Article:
We have trained 2600 peer counselors in Texas since 1991 when the program started in Texas. We have approximately 300 counselors currently employed and approximately 300 additional counselors have been hired into other positions in the WIC Program. Some counselors will stay a long time and others only a short while. In addition to training counselors to work in our clinics, we are creating a network of community support. We are identifying these mothers in their communities as breastfeeding resources for their friends, family and neighbors. Counselors who have gone on to other employment, back to school, etc., are still sharing their expertise with other mothers in the community.
Including counselors in regular staff meetings, educating staff, and making peer counselors feel they are part of the team are also crucial in retention rates. Paying adequate salaries and increasing salaries as counselors gain experience, has been identified in the FNS research as critical to the success of the program. (See FAQ How do you determine job titles and salary structure?) Many local agency peer counselor coordinators feel that holding a graduation ceremony to recognize the completion of the Peer Counselor Training helps with retention rates. (See FAQ Do you need the graduation ceremony?)
How do you determine job titles and salary structure? Do you have a career ladder for peer counselors?
The salary range will vary for all WIC staff from one part of the state to another because economic factors vary, so it is hard to compare salaries between agencies. The SA is recommending using the salary ranges of other employees at your agency for comparison. The SA recommends peer counselors be paid in a range between the salary of a clerk and an LVN or more, because they are required to have specific experience and training.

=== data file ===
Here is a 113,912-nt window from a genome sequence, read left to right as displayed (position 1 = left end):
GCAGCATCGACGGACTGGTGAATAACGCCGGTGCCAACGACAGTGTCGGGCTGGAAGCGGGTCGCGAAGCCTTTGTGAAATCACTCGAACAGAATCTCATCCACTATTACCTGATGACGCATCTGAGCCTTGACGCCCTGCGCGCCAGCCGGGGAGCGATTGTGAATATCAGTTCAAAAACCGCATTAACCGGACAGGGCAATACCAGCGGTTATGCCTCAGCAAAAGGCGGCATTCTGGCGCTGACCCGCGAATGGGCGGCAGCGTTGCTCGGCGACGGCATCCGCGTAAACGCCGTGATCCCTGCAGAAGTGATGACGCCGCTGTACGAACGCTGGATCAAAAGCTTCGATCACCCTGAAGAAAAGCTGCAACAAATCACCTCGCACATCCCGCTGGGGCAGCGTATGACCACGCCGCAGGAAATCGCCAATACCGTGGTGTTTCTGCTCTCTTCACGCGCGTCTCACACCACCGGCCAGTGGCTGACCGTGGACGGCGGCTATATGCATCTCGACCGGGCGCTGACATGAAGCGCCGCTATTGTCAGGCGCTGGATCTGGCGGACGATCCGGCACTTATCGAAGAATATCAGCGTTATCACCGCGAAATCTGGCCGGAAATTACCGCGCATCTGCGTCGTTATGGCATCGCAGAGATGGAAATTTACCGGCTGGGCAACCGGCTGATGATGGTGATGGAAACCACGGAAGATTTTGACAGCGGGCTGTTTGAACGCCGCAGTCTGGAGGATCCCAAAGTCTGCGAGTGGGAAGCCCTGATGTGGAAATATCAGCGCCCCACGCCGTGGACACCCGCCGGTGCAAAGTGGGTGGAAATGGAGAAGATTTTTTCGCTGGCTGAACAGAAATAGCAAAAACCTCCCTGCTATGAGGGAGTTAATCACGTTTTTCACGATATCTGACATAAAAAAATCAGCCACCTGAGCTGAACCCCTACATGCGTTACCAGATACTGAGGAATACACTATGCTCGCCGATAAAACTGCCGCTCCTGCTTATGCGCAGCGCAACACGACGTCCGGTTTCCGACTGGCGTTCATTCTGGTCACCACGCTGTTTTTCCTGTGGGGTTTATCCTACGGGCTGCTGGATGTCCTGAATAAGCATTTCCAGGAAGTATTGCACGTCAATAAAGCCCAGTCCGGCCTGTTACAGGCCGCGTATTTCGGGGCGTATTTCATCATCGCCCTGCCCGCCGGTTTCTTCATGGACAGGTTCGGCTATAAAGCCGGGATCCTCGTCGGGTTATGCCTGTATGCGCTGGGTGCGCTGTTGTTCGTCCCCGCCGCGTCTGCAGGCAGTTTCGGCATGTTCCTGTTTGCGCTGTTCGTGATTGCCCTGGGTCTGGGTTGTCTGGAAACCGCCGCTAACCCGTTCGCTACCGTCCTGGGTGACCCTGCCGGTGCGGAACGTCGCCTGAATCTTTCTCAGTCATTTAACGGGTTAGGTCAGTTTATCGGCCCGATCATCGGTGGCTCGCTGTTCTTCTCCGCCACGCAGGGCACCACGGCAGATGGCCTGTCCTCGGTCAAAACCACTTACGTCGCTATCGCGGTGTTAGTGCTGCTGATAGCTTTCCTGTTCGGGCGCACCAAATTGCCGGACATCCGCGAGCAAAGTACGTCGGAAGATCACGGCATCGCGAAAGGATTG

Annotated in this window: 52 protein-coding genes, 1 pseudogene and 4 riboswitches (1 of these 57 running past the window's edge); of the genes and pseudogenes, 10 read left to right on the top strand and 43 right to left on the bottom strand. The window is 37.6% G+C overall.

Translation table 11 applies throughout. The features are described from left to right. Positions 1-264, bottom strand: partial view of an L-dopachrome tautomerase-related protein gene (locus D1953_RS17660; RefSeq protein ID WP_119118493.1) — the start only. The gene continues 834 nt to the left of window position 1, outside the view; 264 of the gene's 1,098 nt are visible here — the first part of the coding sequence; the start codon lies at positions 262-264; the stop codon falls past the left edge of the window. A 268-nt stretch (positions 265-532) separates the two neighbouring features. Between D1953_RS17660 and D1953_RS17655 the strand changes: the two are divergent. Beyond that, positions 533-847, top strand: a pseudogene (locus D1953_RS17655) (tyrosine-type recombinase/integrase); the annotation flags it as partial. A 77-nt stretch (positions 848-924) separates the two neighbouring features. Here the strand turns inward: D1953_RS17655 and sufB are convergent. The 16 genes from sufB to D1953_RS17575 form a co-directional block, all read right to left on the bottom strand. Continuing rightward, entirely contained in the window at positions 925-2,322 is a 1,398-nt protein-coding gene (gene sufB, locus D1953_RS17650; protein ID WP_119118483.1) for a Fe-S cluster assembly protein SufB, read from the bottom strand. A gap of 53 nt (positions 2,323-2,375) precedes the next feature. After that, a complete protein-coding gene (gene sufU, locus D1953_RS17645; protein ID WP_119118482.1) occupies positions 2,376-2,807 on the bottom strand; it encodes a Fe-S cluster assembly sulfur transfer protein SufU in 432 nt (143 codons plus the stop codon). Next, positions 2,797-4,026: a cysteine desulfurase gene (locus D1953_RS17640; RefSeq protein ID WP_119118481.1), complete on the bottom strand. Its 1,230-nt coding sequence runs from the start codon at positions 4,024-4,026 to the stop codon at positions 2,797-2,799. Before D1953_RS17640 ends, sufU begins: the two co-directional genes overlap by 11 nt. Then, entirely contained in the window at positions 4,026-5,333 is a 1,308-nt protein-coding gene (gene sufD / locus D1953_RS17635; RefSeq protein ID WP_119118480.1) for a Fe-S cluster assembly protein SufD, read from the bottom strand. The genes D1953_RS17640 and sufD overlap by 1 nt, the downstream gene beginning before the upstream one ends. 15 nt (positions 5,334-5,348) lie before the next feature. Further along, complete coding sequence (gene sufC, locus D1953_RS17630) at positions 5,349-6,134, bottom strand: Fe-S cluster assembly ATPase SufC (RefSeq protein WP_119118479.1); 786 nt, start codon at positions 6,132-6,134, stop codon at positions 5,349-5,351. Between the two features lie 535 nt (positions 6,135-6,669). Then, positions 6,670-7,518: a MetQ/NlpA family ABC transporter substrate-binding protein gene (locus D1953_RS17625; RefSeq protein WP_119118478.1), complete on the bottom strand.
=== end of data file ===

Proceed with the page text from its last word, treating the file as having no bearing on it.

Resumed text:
Many of our agencies, especially those who have had programs for a number of years have created career ladders for their peer counselors. An example: peer counselor, peer counselor coordinator, assistant breastfeeding coordinator, breastfeeding coordinator. Some agencies have a senior peer counselor level. Over the years approximately 300 peer counselors have moved into full-time jobs at WIC. Many have been hired as clerks, many as part-time PC/part-time clerk, many as full-time peer counselors. Several have been hired as breastfeeding coordinators. One has become a local agency WIC director. Many of our peer counselors have passed the IBCLC exam. Some of our IBCLC/peer counselors have been hired by hospitals. Our WIC local agencies with IBCLC/peer counselors are beginning to create another level of positions for these counselors.
How do the peer counselors handle referrals?